Why oil tankers could follow the dry bulk shipping recovery

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Why oil tankers could follow the dry bulk shipping recovery PART 1 OF 12

Could oil tankers follow in dry bulk shippers’ and BDI’s footsteps?

Crude tankers turn around

Crude tankers, used to haul crude (unrefined) oil across water, lagged dry bulk shippers in the first two quarters of 2013. But as we approached the latter half of 2013, some cyclical indicators were showing signs that maybe tankers and shipping rates would bottom out. This would be positive for the Guggenheim Shipping ETF (SEA) and crude tanker companies such as Frontline Ltd. (FRO), Teekay Tankers Ltd. (TNK), Nordic American Tanker Ltd. (NAT), and Tsakos Energy Navigation Ltd. (TNP).

Could oil tankers follow in dry bulk shippers&#8217; and BDI&#8217;s footsteps?

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Trend reversal

After several years of falling rates, the trend has reversed. The Baltic Dirty Tanker Index, which reflects the overall cost of shipping oil using tankers in the spot market, climbed from a near-bottom of 600 to ~1,300. As the index rose higher, year-over-year growth, which somewhat accounts for seasonality, became positive.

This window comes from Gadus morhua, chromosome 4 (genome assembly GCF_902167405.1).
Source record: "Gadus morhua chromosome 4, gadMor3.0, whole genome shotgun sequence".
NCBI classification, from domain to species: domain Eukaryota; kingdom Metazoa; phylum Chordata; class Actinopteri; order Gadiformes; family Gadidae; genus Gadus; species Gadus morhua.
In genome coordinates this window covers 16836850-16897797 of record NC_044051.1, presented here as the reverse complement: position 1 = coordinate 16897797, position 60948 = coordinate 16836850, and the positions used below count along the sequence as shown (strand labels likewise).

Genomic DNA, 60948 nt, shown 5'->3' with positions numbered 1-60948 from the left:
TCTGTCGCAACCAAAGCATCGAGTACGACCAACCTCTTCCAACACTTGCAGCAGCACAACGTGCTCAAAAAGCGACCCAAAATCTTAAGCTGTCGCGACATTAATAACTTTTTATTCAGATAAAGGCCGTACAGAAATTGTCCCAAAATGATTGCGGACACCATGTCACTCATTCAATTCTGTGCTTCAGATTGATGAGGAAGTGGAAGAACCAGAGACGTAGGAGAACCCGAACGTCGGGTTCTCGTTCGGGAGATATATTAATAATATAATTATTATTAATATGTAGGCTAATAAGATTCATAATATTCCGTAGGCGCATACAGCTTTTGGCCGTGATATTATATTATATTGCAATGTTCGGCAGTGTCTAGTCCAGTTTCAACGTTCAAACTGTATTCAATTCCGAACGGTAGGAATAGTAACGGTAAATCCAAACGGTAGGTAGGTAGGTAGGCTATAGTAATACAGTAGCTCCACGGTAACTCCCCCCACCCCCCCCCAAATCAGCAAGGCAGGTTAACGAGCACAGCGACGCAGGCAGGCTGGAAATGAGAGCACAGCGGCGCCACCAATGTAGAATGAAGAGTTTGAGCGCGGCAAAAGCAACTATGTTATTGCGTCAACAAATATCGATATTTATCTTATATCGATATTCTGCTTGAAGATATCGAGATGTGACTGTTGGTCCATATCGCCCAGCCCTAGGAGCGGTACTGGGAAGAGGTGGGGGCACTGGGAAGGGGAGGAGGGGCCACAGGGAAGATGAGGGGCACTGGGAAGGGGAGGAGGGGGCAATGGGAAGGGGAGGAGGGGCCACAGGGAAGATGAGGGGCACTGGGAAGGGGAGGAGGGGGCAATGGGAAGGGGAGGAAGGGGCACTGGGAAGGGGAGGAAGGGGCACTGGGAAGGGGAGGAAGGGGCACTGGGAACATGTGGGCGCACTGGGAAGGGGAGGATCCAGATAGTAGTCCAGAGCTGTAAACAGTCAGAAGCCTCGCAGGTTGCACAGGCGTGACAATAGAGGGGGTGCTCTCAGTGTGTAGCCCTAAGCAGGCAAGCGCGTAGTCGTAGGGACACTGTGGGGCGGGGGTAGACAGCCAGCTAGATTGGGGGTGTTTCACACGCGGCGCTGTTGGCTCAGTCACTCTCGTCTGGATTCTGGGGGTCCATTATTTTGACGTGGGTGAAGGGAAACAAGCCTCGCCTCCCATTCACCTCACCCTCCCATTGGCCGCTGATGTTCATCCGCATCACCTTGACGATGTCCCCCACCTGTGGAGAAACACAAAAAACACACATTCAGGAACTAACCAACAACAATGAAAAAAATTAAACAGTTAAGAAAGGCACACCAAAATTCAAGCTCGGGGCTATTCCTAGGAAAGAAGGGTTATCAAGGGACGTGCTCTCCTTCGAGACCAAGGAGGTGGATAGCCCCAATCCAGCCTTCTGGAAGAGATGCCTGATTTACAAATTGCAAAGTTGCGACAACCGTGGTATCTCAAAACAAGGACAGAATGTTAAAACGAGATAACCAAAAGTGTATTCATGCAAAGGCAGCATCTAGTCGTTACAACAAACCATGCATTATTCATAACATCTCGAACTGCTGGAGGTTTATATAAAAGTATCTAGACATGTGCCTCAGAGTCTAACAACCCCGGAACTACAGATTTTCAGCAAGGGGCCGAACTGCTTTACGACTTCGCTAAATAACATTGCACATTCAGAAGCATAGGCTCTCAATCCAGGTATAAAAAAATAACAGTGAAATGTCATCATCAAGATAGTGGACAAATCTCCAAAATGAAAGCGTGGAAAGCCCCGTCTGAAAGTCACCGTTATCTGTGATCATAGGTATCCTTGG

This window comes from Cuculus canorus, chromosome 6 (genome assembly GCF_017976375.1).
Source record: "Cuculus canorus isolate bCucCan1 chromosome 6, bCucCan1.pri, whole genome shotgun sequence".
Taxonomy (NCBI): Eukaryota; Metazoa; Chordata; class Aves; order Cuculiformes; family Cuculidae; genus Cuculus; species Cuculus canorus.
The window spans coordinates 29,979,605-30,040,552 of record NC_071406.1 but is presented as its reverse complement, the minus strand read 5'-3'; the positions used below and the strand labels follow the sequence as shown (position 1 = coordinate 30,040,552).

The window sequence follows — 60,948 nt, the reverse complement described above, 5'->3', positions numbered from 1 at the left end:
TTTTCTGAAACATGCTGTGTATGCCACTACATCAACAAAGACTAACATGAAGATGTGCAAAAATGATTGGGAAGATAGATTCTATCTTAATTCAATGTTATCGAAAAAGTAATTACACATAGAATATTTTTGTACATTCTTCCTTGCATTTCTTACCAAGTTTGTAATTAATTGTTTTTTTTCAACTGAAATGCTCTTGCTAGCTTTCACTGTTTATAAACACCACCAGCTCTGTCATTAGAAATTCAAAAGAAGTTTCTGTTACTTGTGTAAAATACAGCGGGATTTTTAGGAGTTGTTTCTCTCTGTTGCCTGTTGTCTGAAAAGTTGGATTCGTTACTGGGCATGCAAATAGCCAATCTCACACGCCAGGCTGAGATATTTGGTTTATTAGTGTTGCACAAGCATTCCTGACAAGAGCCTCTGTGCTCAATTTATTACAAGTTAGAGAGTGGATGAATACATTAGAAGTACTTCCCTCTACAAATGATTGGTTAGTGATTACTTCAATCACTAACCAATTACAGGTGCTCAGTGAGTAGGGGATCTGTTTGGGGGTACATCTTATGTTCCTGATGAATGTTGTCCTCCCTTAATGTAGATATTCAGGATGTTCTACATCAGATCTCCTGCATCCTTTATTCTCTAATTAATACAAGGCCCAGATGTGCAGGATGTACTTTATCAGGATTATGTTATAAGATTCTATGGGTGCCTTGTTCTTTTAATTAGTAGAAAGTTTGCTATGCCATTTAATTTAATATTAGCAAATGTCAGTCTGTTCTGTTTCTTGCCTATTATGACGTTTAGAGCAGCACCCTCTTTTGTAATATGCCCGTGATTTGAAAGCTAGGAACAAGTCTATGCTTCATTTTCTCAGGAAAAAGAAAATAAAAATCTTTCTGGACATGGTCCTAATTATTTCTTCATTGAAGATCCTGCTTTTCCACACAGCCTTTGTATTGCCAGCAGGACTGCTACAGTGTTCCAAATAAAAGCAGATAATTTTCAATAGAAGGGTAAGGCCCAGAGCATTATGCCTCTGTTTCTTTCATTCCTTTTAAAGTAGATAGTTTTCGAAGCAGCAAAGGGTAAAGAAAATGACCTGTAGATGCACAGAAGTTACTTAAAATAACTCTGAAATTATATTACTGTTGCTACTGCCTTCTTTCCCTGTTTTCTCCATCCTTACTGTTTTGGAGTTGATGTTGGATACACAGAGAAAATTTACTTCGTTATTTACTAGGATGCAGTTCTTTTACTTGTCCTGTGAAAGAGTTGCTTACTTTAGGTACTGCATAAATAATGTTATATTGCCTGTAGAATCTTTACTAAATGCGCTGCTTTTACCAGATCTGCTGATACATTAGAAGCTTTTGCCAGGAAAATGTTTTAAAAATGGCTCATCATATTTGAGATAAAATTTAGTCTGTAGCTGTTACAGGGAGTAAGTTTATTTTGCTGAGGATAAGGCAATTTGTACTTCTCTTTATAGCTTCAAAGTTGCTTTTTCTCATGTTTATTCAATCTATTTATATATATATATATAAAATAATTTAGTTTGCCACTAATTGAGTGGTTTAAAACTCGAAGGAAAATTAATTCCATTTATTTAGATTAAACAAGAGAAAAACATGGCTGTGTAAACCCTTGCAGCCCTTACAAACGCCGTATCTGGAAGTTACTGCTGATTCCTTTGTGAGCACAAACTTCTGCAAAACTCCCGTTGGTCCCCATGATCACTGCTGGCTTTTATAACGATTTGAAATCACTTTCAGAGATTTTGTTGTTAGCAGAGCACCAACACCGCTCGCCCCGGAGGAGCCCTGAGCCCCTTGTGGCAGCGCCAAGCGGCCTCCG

Tightening balance

Several managers said in their fourth quarter earnings call that the latest volatility we’ve seen is a reflection of improving fundamentals. As managers at Teekay Tankers Ltd. (TNK) noted, “This winter spike is unlike anything we have seen since the financial crisis of 2008 and 2009, and is a reflection of both tightening fundamentals and strong seasonal factors.”

Some of the rate increases were due to seasonality. But as managers at DryShips Inc. (DRYS) said, “The magnitude of the increase shows us that the supply/demand balance is tighter than anticipated.”


Most of us dislike volatility. But volatility can be positive in the crude tanker (shipping) business, because it means the supply and demand balance is tight or tightening. See the next part of this series to learn more.


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